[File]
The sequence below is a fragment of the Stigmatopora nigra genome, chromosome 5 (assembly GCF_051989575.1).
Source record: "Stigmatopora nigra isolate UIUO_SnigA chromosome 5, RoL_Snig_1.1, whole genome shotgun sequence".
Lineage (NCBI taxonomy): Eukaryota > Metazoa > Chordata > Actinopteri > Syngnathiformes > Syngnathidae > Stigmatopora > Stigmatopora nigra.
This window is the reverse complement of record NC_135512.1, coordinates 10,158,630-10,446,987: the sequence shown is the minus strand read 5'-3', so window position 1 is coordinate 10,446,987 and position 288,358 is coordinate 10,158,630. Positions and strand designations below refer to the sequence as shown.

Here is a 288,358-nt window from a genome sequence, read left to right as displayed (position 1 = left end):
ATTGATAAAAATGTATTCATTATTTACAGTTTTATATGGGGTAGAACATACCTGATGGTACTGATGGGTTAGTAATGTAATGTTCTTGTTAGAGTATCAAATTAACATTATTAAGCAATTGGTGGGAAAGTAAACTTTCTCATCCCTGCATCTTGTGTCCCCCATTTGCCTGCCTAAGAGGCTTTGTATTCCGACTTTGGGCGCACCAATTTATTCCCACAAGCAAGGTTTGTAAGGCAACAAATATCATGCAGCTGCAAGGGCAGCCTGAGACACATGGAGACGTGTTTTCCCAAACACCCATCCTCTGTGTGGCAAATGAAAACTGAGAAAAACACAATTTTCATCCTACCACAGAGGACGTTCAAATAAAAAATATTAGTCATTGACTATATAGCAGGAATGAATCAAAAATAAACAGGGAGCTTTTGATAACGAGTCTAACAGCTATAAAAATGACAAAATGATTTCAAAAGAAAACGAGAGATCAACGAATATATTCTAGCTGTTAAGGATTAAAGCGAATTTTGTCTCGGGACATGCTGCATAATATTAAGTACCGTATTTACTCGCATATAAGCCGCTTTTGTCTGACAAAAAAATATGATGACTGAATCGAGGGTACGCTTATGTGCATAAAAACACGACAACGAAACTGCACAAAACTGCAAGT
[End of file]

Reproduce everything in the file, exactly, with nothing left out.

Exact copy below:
The sequence below is a fragment of the Stigmatopora nigra genome, chromosome 5 (assembly GCF_051989575.1).
Source record: "Stigmatopora nigra isolate UIUO_SnigA chromosome 5, RoL_Snig_1.1, whole genome shotgun sequence".
Lineage (NCBI taxonomy): Eukaryota > Metazoa > Chordata > Actinopteri > Syngnathiformes > Syngnathidae > Stigmatopora > Stigmatopora nigra.
This window is the reverse complement of record NC_135512.1, coordinates 10,158,630-10,446,987: the sequence shown is the minus strand read 5'-3', so window position 1 is coordinate 10,446,987 and position 288,358 is coordinate 10,158,630. Positions and strand designations below refer to the sequence as shown.

Here is a 288,358-nt window from a genome sequence, read left to right as displayed (position 1 = left end):
ATTGATAAAAATGTATTCATTATTTACAGTTTTATATGGGGTAGAACATACCTGATGGTACTGATGGGTTAGTAATGTAATGTTCTTGTTAGAGTATCAAATTAACATTATTAAGCAATTGGTGGGAAAGTAAACTTTCTCATCCCTGCATCTTGTGTCCCCCATTTGCCTGCCTAAGAGGCTTTGTATTCCGACTTTGGGCGCACCAATTTATTCCCACAAGCAAGGTTTGTAAGGCAACAAATATCATGCAGCTGCAAGGGCAGCCTGAGACACATGGAGACGTGTTTTCCCAAACACCCATCCTCTGTGTGGCAAATGAAAACTGAGAAAAACACAATTTTCATCCTACCACAGAGGACGTTCAAATAAAAAATATTAGTCATTGACTATATAGCAGGAATGAATCAAAAATAAACAGGGAGCTTTTGATAACGAGTCTAACAGCTATAAAAATGACAAAATGATTTCAAAAGAAAACGAGAGATCAACGAATATATTCTAGCTGTTAAGGATTAAAGCGAATTTTGTCTCGGGACATGCTGCATAATATTAAGTACCGTATTTACTCGCATATAAGCCGCTTTTGTCTGACAAAAAAATATGATGACTGAATCGAGGGTACGCTTATGTGCATAAAAACACGACAACGAAACTGCACAAAACTGCAAGT